While the bottom most octaves can be considered a Pagan delight, it is the midbass that presents a speaker as complex as the Master II the real challenge. To illustrate the Master II’s performance here, I will use an unusual choice, at least as far as audiophile reviews go. If I had to pick an all-time favorite band that would accompany me through eternity, it would be the Beatles. I don’t think I have ever seen the Beatles referred to in 17 years of reading reviews. True, they are not known for audiophile quality recordings, but there are more than enough sonic nuggets to be found throughout their discography. Without getting into a historical recount of the band’s massive contribution to popular music, Abbey Road is my sentimental favorite. Here is a collection of songs that represents the collaborative genius of four increasingly disparate musical psyche’s, all held together by the deft touch of Sir George Martin’s producing prowess and counsel. While John Lennon obviously possessed the social and intellectual gravitas of the band, Paul’s knack for writing a pop melody proved a perfect counterweight. Lost in that dynamic is Paul’s bass playing. Though sadly underrated, I would go so far as to say Paul McCartney is the best bass player popular music has ever produced. Possessing the ability to edit his playing down to the most essential, often least obvious path without losing site of the melody, Paul was able create a truly unique presence within a song without ever overwhelming or calling undue attention to himself. With the Master II in the chain, all this becomes easier to recognize and appreciate. From the all-time feel good song “Here Comes the Sun” to the ballad “Something”, a song I would have given anything to have written, the mid-bass of the Master II, being neither overly dry and tight, nor overtly ripe, manages to highlight the notes without seeming to do so as a result of an imbalance. Those used to speakers with a leaner or richer balance will either love the Master II’s balance or find the midbass too prominent. It all depends on which direction your musical compass is pointing you.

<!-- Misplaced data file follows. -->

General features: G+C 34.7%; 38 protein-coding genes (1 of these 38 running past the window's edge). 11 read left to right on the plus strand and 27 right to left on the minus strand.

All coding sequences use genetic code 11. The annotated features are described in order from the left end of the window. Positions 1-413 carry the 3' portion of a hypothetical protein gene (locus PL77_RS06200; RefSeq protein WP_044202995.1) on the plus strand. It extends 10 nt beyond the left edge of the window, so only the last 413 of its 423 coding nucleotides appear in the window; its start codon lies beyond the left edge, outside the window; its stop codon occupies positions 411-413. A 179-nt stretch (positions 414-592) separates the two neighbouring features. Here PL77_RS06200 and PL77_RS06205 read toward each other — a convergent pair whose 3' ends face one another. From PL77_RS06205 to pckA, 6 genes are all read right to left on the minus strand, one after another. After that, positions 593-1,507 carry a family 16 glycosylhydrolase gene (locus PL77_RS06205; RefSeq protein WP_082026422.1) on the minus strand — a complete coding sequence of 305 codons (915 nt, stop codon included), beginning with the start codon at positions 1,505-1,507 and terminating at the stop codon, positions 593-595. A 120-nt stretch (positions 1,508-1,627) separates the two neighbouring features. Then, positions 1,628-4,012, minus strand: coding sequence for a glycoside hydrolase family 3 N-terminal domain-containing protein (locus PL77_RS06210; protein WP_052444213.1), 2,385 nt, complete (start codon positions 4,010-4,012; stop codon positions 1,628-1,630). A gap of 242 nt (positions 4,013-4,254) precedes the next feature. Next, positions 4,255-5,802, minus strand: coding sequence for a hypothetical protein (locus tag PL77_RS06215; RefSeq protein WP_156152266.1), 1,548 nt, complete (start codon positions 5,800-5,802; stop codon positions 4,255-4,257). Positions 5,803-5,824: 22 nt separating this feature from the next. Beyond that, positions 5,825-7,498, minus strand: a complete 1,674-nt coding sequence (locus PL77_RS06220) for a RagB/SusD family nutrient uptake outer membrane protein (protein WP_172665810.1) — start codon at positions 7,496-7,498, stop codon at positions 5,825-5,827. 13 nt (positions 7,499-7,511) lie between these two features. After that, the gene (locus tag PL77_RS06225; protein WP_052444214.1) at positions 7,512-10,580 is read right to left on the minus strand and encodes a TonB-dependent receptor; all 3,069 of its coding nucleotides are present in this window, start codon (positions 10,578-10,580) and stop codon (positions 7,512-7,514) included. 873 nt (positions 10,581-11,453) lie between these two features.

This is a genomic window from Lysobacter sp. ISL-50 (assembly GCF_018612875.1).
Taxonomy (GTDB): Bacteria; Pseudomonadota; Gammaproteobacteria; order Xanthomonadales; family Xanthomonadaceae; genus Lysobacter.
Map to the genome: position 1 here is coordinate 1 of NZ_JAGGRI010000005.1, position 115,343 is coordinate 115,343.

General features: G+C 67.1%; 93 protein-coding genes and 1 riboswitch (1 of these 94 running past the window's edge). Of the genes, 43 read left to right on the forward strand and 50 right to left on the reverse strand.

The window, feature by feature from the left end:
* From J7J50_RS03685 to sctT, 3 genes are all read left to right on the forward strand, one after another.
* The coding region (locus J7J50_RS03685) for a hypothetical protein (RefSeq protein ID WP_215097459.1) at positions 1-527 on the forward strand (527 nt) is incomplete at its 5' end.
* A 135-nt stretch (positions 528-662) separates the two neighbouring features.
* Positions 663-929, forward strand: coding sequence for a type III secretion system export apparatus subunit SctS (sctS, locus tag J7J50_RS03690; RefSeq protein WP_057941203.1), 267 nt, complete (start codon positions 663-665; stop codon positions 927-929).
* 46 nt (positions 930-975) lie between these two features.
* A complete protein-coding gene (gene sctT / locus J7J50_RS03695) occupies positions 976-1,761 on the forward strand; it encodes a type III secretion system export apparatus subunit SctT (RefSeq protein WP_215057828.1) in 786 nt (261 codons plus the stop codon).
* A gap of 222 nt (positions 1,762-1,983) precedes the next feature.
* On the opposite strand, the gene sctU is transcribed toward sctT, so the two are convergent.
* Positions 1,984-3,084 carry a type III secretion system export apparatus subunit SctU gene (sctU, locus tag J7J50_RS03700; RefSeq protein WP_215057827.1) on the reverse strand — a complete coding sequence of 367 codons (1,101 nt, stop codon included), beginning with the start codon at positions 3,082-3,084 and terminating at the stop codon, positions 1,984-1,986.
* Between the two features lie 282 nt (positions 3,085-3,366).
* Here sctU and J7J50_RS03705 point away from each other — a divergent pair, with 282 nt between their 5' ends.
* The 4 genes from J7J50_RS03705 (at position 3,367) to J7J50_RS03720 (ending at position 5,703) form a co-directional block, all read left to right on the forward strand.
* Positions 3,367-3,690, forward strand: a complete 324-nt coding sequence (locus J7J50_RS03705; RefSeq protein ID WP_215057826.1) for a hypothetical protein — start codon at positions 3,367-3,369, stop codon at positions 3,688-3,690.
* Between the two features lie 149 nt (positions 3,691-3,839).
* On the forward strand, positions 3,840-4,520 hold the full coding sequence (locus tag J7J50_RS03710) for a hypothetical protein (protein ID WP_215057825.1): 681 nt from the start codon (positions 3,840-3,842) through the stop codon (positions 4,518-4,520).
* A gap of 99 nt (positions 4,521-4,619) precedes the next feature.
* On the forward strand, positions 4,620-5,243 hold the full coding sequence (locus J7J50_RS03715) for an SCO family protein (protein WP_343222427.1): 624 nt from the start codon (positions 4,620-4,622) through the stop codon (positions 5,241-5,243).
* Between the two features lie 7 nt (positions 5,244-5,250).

The mid band was absolutely convincing. Perfectly neutral? Totally uncolored? I don’t really know what that is. I can say that I never had to question the timbre and harmonic signature of any instrument or vocal from a great recording. If there is a trait to put a finger on it could possibly be a leaning to the warm side. In concert with the Master II’s transparency and speed, this impression had no downside at all. It simply made the Master II more, rather than less, engaging. Of course mismatching components or wire with the Master II and whatever warmth there may have been could easily vanish leaving you with a very different impression of the Master II.